The applicant also submitted a survey, entitled “Survey to Determine Whether Consumers Perceive ‘HOTELS.COM’ as a Brand Name or Generic Name” (“Survey”). This survey was conducted by Dr. Thomas D. DuPont, a qualified expert in consumer research and surveys, using a procedure described as a “national probability double blind telephone survey ․ conducted employing the ‘Teflon’ methodology 1 among 277 males and females age 18 and over in the continental United States who have stayed at a hotel or motel in the past 12 months or plan to in the next 12 months.” Survey at 2 (footnote added). According to this methodology, the survey participants are first taught the difference between a brand name and a common name, and then asked how they perceive the subject term. To the question “For a business that makes hotel reservations and provides information about hotels, would you say HOTELS DOT COM is a brand name or a common name,” approximately 76% of the respondents answered “brand name.” Dr. DuPont concluded:
The survey showed that 76% of respondents regarded HOTELS.COM as a brand name for a business that makes hotel reservations and provides information about hotels. Based on that I conclude that HOTELS.COM is considered by consumers to be a brand name.
Id. at 4.
The TTAB was skeptical, and reasoned that “consumers may automatically equate a domain name with a brand name.” In re Hotels.com, 87 USPQ2d at 1109. The TTAB concluded that the survey questions “radically skew[ed] the results of the survey in applicant's favor,” and that Dr. DuPont's survey did not establish that the public viewed HOTELS.COM as a brand name for services from a unique source. Id. Survey evidence is subject to review for its probative value, based on factors including the design of the survey, the questions asked, and the experience of the surveyor. See Stuhlbarg Int'l Sales Co. v. John D. Brush & Co., 240 F.3d 832, 840 (9th Cir.2001) (evaluating survey evidence in trademark dispute). Professor McCarthy has observed that the nature of a response to questions in a genericness survey can be affected by the way the question is framed. See 1 McCarthy § 12:17 (“A survey must be directed at the issue of consumer perception as to the significance and meaning of the designation in issue.”). The TTAB criticized the DuPont survey on several grounds, particularly that the survey design did not adequately reflect the difference between a brand name and a domain name.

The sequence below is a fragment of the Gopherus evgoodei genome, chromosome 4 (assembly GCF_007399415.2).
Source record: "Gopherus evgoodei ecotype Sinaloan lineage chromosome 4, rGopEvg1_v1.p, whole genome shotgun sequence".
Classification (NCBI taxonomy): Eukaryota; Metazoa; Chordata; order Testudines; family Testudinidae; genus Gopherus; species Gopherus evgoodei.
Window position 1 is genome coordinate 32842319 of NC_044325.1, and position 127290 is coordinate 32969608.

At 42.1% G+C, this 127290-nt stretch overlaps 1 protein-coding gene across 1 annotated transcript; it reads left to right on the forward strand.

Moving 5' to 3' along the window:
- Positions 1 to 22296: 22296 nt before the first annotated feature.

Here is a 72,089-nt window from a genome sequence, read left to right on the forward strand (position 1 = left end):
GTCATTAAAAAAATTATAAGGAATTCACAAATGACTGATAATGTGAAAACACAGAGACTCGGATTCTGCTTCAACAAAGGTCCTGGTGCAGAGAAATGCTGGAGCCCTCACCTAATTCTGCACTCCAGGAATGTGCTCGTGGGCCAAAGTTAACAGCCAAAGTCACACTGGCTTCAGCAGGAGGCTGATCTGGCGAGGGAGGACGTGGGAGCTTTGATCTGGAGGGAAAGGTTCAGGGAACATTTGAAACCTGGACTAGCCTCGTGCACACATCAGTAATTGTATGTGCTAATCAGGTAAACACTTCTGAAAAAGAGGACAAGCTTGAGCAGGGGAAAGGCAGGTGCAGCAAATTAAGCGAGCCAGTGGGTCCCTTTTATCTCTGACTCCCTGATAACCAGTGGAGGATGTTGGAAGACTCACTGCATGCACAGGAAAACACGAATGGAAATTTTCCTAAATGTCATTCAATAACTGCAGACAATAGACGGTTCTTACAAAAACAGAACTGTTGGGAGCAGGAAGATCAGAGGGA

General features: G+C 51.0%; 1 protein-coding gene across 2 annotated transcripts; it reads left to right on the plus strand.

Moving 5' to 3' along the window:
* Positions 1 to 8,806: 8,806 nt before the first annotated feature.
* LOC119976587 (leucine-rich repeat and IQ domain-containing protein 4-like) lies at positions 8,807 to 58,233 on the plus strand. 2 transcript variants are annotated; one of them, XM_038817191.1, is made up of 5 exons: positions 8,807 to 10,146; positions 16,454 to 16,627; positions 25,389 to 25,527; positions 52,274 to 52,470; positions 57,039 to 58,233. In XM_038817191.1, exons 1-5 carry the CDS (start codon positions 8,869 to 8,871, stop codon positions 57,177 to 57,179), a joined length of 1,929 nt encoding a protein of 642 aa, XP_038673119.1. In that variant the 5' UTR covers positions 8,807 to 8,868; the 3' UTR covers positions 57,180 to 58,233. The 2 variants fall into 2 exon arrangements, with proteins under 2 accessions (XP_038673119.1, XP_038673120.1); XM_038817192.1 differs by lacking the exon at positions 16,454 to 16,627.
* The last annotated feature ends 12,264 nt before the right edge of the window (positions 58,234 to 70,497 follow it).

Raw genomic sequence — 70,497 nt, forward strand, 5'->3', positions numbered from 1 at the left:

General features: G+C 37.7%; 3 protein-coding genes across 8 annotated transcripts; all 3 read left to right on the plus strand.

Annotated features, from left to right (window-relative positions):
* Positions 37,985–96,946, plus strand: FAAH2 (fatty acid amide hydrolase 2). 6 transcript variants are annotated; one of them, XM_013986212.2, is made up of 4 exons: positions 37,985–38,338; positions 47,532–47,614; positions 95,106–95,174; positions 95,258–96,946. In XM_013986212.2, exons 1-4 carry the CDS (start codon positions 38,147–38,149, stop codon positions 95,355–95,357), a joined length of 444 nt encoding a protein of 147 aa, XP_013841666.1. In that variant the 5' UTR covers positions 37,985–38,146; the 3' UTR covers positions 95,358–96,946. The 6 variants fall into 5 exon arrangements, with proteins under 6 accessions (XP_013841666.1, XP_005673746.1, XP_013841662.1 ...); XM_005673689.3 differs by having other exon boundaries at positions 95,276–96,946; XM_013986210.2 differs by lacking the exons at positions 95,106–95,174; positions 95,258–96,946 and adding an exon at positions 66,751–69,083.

The applicant argues that the sixty-four declarations and the extensive survey evidence showed that HOTELS.COM is perceived by the relevant public “not as referring to a class or category of the services recited in the Appellant's application, but, rather, as referring to a brand of such services originating from one and only one source-Appellant.” Appellant Br. 16. However, on the entirety of the evidence before the TTAB, and with cognizance of the standard and burden of proof borne by the PTO, the TTAB could reasonably have given controlling weight to the large number of similar usages of “hotels” with a dot-com suffix, as well as the common meaning and dictionary definition of “hotels” and the standard usage of “.com” to show a commercial internet domain. We conclude that the Board satisfied its evidentiary burden, by demonstrating that the separate terms “hotel” and “.com” in combination have a meaning identical to the common meaning of the separate components. The Board's finding that HOTELS.COM is generic was supported by substantial evidence. The refusal of the registration is
1. This methodology is described in E.I. DuPont de Nemours & Co. v. Yoshida Int'l, Inc., 393 F.Supp. 502, 525-27 (E.D.N.Y.1975), for a survey on whether “Teflon” had become a generic (common) name through usage.
NEWMAN, Circuit Judge.